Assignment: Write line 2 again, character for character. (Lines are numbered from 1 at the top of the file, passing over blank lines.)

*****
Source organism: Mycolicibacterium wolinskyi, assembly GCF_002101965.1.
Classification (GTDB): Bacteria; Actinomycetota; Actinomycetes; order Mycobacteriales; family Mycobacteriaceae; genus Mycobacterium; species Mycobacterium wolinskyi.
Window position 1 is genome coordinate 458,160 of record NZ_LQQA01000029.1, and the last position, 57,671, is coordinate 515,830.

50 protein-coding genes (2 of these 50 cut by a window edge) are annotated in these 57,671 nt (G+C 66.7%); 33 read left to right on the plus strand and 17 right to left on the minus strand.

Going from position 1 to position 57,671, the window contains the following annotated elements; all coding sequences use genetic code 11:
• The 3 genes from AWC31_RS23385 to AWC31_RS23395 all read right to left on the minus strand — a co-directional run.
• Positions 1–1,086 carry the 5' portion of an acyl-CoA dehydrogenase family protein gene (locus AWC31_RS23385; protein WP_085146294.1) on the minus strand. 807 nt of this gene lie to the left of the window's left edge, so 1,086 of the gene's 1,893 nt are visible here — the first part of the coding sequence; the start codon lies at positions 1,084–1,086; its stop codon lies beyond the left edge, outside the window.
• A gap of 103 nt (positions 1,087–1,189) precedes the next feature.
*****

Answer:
Classification (GTDB): Bacteria; Actinomycetota; Actinomycetes; order Mycobacteriales; family Mycobacteriaceae; genus Mycobacterium; species Mycobacterium wolinskyi.